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How Facebook May Impact Your Next Corporate Gift

Digital concierge Alyce offers up gift recommendations for prospective clients, customers, and employees based on social media data.

By Michele Laufik November 16, 2017, 7:31 AM EST

The sender receives the top three gift options within the specified budget range for each recipient based on the digitally sleuthed clues.

Photo: Courtesy of Alyce

At many companies, it doesn’t matter who’s been naughty or nice. Everyone on their list gets the same gift, whether they like it or not.

Alyce, an artificial intelligence-powered corporate gifting platform launched in August 2016, aims to change that by being the ultimate Secret Santa—giving folks something they actually want, not something they want to return. According to a survey by the Boston-based company, 88.7 percent of respondents “would exchange a corporate gift for something more suited to their interests.”

C.E.O. of Alyce Greg Segall can relate. As a self-proclaimed health nut, he was always receiving chocolate and candy as gifts during his years working at top e-commerce companies. While appreciated, the gifts weren’t exactly Segall’s taste. So to help make corporate gifting more effective, personalized, and impactful he founded Alyce.

The data-driven platform, which generates personalized gift recommendations, boasts over 300 customers in the United States and Canada, including big-name companies in the oil and gas, tech, and finance industries.

Here’s how it works: The sender provides Alyce with the names and email addresses of the gift recipients, along with a budget; the sender can also offer specific themes or suggestions for the gifts, for instance noting if the recipient really likes skiing. The service then mines publicly available information from the web and social media sites such as Twitter, Facebook, and Pinterest to uncover the recipient's personal interests.

The sender will then receive the top three gift options within the specified budget range for each recipient based on the digitally sleuthed clues. Segall stressed that the platform only searches publicly available information and does not pay for personal data.

Alyce will also break down why certain gifts were chosen, for example citing a Pinterest board or something on the recipient's Twitter account. Segall explained that this feature was added because some clients had a “mistrust” of the process, asking “how do you know this?”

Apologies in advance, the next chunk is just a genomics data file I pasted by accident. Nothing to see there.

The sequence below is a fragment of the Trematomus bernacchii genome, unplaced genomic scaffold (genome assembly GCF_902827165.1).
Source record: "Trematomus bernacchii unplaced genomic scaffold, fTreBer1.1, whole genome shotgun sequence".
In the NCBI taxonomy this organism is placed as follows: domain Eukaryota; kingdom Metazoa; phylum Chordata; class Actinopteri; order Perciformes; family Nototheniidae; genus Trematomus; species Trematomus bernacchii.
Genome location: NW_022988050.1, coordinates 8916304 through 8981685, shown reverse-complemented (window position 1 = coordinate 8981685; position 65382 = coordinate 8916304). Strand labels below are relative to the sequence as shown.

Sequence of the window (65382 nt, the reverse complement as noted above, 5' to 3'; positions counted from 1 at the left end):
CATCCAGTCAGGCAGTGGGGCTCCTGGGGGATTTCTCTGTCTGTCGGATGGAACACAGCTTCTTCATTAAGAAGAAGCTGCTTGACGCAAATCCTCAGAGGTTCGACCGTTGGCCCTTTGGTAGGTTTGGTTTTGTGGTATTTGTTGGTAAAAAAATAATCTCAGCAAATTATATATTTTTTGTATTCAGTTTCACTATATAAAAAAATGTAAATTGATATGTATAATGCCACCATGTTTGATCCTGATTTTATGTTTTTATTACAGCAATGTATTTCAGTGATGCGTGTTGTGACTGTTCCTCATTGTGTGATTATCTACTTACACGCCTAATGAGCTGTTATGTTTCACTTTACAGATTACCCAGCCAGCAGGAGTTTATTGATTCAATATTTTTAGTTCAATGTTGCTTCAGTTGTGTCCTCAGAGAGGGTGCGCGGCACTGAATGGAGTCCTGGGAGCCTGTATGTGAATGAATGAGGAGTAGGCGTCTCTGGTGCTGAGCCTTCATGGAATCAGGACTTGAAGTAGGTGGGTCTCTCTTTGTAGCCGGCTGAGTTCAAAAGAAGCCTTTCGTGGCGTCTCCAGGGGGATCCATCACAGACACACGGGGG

The platform’s marketplace includes more than 30,000 products that range in price from $5 to $5,000, including subscription boxes from companies like Birchbox, on-demand services such as Uber and Lyft, experiences from Cloud 9 Living, gift cards, and even autographed footballs.

After the sender chooses a gift, Alyce sends out an email link or a pin code in a handwritten branded card or box to the recipient. With the link and pin code, the recipient is able to access the sender’s branded gifting website. There, they can choose to accept the gift (and select color and size if applicable), trade it in for something else, or donate the cash value of the gift to a charity. Segall said that the recipient never sees the value of the gift. If they decide to trade it in, they will be presented with other items to choose from within that same price range.

While most companies tend to focus on gifting primarily during the holidays, Segall said that “you can use gifting in so many other ways: to incentivize, for customer appreciation and recognition, and for employees as well,” adding that it’s also an effective way to draw in prospects. His own company tested out this method at a recent conference by handing out gift codes, ranging in value from $5 to $100. (Only a select few attendees snagged $100, a la Willy Wonka’s golden ticket.)

Segall said that the company reached 40 percent of conference attendees, as opposed to the typical 10 percent, which equates to thousands of prospective clients and potential business for a relatively small investment. If a gift isn’t claimed, the giver is awarded credit towards future gifting.

Right now, ‘tis the season for gifts, but Segall said that the platform sees daily activity throughout the year, from one-off gifts to batches in the thousands for birthdays, work anniversaries, contract renewals, and more. “It’s a year-round endeavor.”

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